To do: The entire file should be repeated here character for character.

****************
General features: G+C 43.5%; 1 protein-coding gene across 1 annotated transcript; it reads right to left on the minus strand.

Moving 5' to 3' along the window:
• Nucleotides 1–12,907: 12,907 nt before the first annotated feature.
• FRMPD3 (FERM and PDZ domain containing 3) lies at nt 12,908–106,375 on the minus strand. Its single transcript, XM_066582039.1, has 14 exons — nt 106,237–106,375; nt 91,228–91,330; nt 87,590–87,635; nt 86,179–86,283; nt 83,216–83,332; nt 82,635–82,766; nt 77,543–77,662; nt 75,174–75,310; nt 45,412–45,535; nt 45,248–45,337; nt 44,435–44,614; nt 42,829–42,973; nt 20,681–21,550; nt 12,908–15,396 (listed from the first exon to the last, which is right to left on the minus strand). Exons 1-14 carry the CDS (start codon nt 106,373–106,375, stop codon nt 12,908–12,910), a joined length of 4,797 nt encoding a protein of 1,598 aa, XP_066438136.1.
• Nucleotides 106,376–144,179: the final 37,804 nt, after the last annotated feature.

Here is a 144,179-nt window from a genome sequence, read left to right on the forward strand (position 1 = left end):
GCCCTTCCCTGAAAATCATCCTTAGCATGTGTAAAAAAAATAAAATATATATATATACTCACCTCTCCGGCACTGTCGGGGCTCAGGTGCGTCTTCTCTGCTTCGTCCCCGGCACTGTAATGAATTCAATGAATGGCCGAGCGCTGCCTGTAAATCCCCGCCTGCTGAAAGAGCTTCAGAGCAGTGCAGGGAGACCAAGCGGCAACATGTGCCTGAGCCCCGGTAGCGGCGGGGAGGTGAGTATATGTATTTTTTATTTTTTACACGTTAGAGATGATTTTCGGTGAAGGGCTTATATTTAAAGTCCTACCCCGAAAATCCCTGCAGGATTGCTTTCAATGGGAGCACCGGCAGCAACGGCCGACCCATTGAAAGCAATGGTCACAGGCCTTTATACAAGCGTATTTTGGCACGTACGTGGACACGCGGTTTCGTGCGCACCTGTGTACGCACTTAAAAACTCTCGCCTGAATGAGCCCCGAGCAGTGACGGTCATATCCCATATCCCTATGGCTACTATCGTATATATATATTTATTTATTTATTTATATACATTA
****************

General features: G+C 43.5%; 1 protein-coding gene across 1 annotated transcript; it reads right to left on the minus strand.

Moving 5' to 3' along the window:
• Nucleotides 1–12,907: 12,907 nt before the first annotated feature.
• FRMPD3 (FERM and PDZ domain containing 3) lies at nt 12,908–106,375 on the minus strand. Its single transcript, XM_066582039.1, has 14 exons — nt 106,237–106,375; nt 91,228–91,330; nt 87,590–87,635; nt 86,179–86,283; nt 83,216–83,332; nt 82,635–82,766; nt 77,543–77,662; nt 75,174–75,310; nt 45,412–45,535; nt 45,248–45,337; nt 44,435–44,614; nt 42,829–42,973; nt 20,681–21,550; nt 12,908–15,396 (listed from the first exon to the last, which is right to left on the minus strand). Exons 1-14 carry the CDS (start codon nt 106,373–106,375, stop codon nt 12,908–12,910), a joined length of 4,797 nt encoding a protein of 1,598 aa, XP_066438136.1.
• Nucleotides 106,376–144,179: the final 37,804 nt, after the last annotated feature.

Here is a 144,179-nt window from a genome sequence, read left to right on the forward strand (position 1 = left end):
GCCCTTCCCTGAAAATCATCCTTAGCATGTGTAAAAAAAATAAAATATATATATATACTCACCTCTCCGGCACTGTCGGGGCTCAGGTGCGTCTTCTCTGCTTCGTCCCCGGCACTGTAATGAATTCAATGAATGGCCGAGCGCTGCCTGTAAATCCCCGCCTGCTGAAAGAGCTTCAGAGCAGTGCAGGGAGACCAAGCGGCAACATGTGCCTGAGCCCCGGTAGCGGCGGGGAGGTGAGTATATGTATTTTTTATTTTTTACACGTTAGAGATGATTTTCGGTGAAGGGCTTATATTTAAAGTCCTACCCCGAAAATCCCTGCAGGATTGCTTTCAATGGGAGCACCGGCAGCAACGGCCGACCCATTGAAAGCAATGGTCACAGGCCTTTATACAAGCGTATTTTGGCACGTACGTGGACACGCGGTTTCGTGCGCACCTGTGTACGCACTTAAAAACTCTCGCCTGAATGAGCCCCGAGCAGTGACGGTCATATCCCATATCCCTATGGCTACTATCGTATATATATATTTATTTATTTATTTATATACATTA